Finally, when it all goes bust, leaving millions of ordinary citizens broke and starving, they begin the entire process over again, riding in to rescue us all by lending us back our own money at interest, selling themselves as men above greed, just a bunch of really smart guys keeping the wheels greased. They've been pulling this same stunt over and over since the 1920s — and now they're preparing to do it again, creating what may be the biggest and most audacious bubble yet.

Something quite HUGE is happening on Goldman’s radar! There is no question that Goldman Sachs engineered the collapse of Lehman Brothers in September of 2008.

Every Major Stock Market Crash Begins with a Trigger Event AKA a Controlled Demolition

Let me start this piece out by stating that the current economic depression that we are currently in was meticulously orchestrated and skillfully engineered. If you haven't come to this conclusion on your own yet, perhaps you are not paying close enough attention to the cold hard facts that have come forth from this economic nightmare. The proof is in how the Fed handled, or mishandled, the matter. The notion that our best and brightest economic minds did not see this coming is pure bull#. The fact that no one has been indicted or jailed for allowing this is disturbing on every level.

Plenty of folks are pointing the accusing finger at unscrupulous Wall Street practices, and rightfully so. Wall Street and its soulless parasitic minions of greed are a huge part of the collapse. The truth is, this meltdown was a mammoth raging tsunami nearly a mile high that couldn't be missed. This in itself is a telling indicator that the fix was in. There were so many destructive mechanisms in place, that it is impossible for the financial brain trust of Wall Street and the Federal Reserve to deny foreknowledge of this catastrophe, suggesting that those on the inside were well aware of the danger that was lurking.

Many causes for the economic collapse have been suggested, but the U.S. Senate issued Levin–Coburn Report found that the crisis was not a natural disaster. This was a contrivance of man that was no accident. Like an arsonist madly dousing our economic system with gas, the risky, destructive financial time bombs were purposefully laid with full knowledge of the inferno to come.

The Current Depression Was Carefully Engineered

Goldman Sachs is today the Illuminati’s locomotive engine. It drove up the price of oil to $147 per barrel; it was Goldman Sachs that gobbled up the failed U.S.S.R.’s valuable assets; that broke the back of California’s bonds; that crushed the entire planet’s economies in 2006 and 2007 with it derivative credit debacle; that funded the presidential campaigns of both McCain and Obama. Goldman Sachs sits atop the globe’s financial heap.

"I'm Doing God's Work"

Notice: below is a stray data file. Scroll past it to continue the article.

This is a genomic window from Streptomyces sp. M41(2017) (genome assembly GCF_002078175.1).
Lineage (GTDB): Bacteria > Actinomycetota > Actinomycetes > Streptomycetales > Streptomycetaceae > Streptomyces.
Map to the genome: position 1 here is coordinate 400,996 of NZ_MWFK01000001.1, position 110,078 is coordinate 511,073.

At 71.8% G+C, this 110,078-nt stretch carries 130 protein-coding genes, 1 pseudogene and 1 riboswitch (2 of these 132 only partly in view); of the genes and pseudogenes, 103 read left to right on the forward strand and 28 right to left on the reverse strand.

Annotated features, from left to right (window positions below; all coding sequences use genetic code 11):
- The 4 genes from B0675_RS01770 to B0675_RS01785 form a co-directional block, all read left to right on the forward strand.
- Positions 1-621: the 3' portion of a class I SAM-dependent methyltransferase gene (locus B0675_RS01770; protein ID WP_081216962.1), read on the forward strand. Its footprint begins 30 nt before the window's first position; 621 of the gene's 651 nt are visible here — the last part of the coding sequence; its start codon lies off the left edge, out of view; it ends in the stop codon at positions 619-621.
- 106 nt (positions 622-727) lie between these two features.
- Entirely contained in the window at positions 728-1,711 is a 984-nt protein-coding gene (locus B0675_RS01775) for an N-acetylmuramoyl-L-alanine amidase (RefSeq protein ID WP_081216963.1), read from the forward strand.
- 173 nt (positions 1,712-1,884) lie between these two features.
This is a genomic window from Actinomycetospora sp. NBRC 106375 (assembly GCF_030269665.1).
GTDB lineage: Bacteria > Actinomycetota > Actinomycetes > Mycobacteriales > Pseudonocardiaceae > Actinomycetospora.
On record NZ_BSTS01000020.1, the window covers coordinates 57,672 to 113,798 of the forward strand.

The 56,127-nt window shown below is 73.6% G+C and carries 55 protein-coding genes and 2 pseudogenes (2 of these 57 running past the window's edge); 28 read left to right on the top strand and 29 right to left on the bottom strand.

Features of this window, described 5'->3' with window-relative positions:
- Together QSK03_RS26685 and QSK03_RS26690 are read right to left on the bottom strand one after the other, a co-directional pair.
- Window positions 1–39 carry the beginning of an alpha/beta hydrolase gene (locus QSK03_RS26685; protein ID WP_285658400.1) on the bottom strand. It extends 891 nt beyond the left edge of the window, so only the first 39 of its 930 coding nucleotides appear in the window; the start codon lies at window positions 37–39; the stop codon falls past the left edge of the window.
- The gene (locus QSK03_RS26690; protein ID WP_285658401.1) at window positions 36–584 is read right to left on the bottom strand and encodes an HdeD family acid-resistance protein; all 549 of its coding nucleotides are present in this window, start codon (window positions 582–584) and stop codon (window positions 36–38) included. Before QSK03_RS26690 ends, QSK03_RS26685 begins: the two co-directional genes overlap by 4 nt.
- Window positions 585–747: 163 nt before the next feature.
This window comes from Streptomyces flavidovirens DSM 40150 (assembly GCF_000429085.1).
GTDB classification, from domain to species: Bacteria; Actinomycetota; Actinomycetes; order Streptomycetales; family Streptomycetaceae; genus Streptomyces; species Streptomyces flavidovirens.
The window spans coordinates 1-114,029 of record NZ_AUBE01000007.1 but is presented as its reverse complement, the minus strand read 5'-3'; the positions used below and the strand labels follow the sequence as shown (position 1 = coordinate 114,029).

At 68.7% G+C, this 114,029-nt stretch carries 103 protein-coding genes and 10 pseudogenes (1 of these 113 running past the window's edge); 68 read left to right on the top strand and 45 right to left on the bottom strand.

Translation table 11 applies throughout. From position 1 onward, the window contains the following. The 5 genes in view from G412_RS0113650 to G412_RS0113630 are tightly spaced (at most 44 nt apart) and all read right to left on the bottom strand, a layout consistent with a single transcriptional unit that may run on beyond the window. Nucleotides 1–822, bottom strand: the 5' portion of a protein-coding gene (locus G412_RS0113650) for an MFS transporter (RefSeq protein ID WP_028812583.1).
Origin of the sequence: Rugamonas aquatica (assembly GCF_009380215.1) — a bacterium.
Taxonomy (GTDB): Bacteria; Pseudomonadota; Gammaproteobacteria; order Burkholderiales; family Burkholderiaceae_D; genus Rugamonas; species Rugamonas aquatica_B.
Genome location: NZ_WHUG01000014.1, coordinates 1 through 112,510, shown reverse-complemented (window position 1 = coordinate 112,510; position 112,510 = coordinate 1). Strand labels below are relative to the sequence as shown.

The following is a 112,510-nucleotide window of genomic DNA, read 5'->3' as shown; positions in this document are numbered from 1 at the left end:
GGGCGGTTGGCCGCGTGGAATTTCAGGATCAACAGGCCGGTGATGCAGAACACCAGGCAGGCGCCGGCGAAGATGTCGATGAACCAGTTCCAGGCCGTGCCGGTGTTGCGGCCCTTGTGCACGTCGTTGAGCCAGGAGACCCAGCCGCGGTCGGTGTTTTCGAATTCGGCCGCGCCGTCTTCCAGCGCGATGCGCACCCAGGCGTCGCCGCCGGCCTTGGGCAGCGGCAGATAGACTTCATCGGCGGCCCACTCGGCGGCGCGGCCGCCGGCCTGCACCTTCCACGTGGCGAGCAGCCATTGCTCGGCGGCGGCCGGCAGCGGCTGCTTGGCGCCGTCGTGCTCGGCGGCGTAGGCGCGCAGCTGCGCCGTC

posted on Jan, 2 2016 @ 08:19 AM
a reply to: charolais

The only thing is that I was a bit confused during parts of it (when it came to the stocks/securities and all that financial lingo), and I still don't quite understand exactly how they betted against the mortgage industry. I guess I need to do some research.

I learned much of what I understand about it from Matt Taibbi at Rolling Stone Magazine. It's complicated... layer upon layer of dirty filthy greed and corruption... and it took alot of reading to understand what I do understand -- and I'm sure what I'm able to understand is just the tip of the iceberg. But for a very simplistic explanation:

After the Great Depression of the 30s, Congress passed the Glass-Steagall Act which separated personal banking from commercial banking. In the 90s, Congress replaced the Glass-Steagall Act with Gramm-Leach-Blilely Act, which once again merged personal and commercial banking, and changed the mortgage process. In the past, you got a 30-year mortgage and the bank you got that mortgage through held the mortgage until it was paid off. They owned the mortgage and were taking the risk that you may not pay it back. Not anymore. Now mortgages are issued by banks, and then divided up into a jillion "shares" and sold to investors... sometimes each share was sold to several investors at the same time. However, the banks continued to service the loan for the investors, meaning they collect payments and send out statements, etc. But banks no longer have any risk; they make their money from servicing the loan -- not from the interest paid on the loan. Even worse, though, they make even more money when they foreclose on the loan and can charge bogus fees for things like "drive-by appraisals" and what not...

About the same time (the 90s), lending requirements were made easier, ostensibly to allow more people to qualify for loans and therefore become homeowners, including those with poor credit. Even worse, these loans were not restricted to those buying a "home" for their principal residence, but to pretty much any Joe Blow that could sign his name -- the so-called NINJA loans with no verification of income or employment required, opening the door to investors. At one point, up to 2/3 of home loans were being obtained by "investors."